With regards to whether the comments made by the accused were voluntary, the judge dismissed the accused’s statements to the breath technician because there was reasonable doubt that the accused had sufficient awareness and an ‘operating mind’ in terms of what he was saying.  Initially, the accused said he didn’t know who was driving his car, then he suggested that a close friend drove it, then he reversed his story and told the breath technician that he drove the car.  Whether or not someone has an ‘operating mind’ is one of the key considerations with regards to the validity or admissibility of a confession.  Because the accused’s mind was affected by alcohol, a concussion and the accident, and his behaviour evidenced distinct signs of confusion, the judge determined that he could not have understood that his statements to the police and breath technician could be used against him. Therefore, the statements were deemed ‘involuntary’ and thus excluded from evidence.

A pivotal issue in the trial was whether the accused was actually driving.  A long-time friend who attended the same party as the accused, testified that the accused drank a great deal on the night in question, passed out and was asleep on the couch just prior to leaving the event.  The friend further testified that the accused decided to leave when another friend came to drive him, at which point he “got in the backseat of the car and he was-like he was finished” and there was no way he could operate a car in his condition.  The accused similarly testified that he remembered being helped into the back seat of the car, but remembered little else, including who was driving his car.  The judge concluded that the testimony of the accused and his friend, as well as the lack of blood on the driver airbag, raised reasonable doubt that the accused was driving the car at the time of the accident.  Accordingly, the accused was found ‘not guilty’.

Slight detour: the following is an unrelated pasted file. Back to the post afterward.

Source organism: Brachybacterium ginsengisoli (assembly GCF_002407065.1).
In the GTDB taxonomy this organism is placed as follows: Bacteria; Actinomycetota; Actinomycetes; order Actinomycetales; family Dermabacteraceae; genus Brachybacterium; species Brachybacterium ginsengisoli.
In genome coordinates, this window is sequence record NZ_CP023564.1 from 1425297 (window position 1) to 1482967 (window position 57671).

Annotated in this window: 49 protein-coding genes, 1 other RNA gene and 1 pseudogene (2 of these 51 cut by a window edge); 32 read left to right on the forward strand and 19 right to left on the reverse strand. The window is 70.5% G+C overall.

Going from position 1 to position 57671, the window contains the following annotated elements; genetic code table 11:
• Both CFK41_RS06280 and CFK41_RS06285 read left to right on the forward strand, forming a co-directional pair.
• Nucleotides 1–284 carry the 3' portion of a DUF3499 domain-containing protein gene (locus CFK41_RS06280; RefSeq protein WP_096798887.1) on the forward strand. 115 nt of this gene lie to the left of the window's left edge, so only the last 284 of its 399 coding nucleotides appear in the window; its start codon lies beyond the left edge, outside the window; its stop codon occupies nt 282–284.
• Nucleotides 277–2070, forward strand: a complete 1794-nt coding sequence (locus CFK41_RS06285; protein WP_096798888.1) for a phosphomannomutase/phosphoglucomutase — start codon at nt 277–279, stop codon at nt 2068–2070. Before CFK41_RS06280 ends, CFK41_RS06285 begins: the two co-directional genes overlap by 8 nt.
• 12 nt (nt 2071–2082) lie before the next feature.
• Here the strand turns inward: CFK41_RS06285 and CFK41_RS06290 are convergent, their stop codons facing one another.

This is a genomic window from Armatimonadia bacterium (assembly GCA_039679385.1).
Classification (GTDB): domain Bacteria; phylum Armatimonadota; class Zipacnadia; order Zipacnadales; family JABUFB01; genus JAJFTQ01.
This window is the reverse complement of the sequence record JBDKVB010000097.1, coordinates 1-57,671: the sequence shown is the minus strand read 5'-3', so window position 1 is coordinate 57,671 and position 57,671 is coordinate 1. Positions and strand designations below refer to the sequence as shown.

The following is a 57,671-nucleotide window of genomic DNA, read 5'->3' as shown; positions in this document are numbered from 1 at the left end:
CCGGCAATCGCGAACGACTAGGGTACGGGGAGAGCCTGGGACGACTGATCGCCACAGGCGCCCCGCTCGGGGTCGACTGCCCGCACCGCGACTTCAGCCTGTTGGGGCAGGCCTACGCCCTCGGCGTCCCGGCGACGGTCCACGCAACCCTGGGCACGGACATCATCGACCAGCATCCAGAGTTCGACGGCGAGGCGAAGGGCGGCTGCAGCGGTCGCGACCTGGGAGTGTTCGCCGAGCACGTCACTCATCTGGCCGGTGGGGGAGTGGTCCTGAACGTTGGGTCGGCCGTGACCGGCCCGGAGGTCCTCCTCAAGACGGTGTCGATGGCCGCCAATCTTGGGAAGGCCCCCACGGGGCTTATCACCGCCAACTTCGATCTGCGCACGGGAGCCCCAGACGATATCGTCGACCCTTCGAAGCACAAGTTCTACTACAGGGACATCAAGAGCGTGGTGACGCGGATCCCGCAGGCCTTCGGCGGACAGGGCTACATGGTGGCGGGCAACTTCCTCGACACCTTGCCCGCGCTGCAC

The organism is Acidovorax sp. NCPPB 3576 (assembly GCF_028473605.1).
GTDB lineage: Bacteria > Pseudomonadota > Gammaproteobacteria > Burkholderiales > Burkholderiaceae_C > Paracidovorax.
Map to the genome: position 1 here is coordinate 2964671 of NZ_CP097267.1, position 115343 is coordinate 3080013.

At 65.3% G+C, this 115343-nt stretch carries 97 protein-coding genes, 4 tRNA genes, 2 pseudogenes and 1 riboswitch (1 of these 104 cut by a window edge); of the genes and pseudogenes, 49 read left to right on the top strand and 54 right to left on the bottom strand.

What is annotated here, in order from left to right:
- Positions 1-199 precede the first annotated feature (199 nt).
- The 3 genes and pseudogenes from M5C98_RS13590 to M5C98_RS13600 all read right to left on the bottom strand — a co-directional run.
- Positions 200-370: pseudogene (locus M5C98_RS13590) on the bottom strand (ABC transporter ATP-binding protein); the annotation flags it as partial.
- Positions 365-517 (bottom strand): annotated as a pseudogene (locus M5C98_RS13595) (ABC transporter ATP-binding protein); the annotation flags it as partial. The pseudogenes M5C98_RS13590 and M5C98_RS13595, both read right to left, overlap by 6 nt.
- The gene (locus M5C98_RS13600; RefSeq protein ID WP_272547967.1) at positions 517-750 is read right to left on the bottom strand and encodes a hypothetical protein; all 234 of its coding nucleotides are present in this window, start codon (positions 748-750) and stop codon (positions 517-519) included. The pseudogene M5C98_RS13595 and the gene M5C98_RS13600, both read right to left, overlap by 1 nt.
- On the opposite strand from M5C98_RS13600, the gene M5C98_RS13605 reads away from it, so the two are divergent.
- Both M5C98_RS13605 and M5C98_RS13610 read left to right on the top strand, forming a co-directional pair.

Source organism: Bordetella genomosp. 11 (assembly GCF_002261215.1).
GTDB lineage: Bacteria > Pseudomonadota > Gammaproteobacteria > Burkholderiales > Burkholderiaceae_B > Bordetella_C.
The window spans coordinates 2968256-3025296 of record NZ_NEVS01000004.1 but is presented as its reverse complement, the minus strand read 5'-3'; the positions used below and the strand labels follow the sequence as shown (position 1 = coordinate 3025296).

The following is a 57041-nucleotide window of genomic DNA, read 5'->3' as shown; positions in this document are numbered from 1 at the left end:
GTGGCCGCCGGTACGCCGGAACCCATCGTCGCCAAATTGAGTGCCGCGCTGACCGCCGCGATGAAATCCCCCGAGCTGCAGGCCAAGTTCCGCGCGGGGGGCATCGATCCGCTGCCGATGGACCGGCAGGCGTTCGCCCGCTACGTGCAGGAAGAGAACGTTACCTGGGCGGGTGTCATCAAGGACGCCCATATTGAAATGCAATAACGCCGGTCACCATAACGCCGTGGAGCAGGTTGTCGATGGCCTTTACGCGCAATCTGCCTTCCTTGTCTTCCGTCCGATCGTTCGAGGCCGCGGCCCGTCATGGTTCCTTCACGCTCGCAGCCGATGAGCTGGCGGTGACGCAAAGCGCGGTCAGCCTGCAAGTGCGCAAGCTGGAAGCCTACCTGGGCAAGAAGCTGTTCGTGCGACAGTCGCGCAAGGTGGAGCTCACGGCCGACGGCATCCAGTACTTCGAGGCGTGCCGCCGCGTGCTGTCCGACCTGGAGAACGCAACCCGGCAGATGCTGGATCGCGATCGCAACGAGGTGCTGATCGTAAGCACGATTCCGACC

In making a decision to acquit the accused on all DUI charges, the judge referred to applicable case law pertaining to the credibility of an accused.  The first is that you must acquit if you believe the testimony of the accused.  The second is that even if you do not believe the accused’s testimony but are left in reasonable doubt by it, the only fair decision is to acquit.

Reasonable doubt is only one of the legal requirements that must be met in a criminal trial, but certainly a fundamental principle.  If you have been charged with a criminal offence, the choice of an experienced and skilled criminal lawyer is likely the most important decision you can make at this time.  At the Law Firm of Ted Yoannou, we have successfully defended many persons on DUI charges.  Call Ted Yoannou today to get us immediately working on having your charges dismissed or in building a strong defense should your case go to trial. 

This article has been prepared for and posted by The Law Firm of Ted Yoannou. While we make every effort to post useful and factual information, the material found here should not be interpreted as legal advice. Please contact us if you wish to review your own individual circumstances, info@torontocriminallawyers.com, 416‑650‑1011.

Call (416) 650‑1011 or Fill Out Our Quickform Below. Prompt Reply Guaranteed.

    Need to Refer Someone?

    If you or anyone you know requires legal assistance, please do not hesitate to contact us.
    We will help or refer you to the appropriate lawyer or paralegal who can best assist.
    Fill out the form above or call us 416‑650‑1011.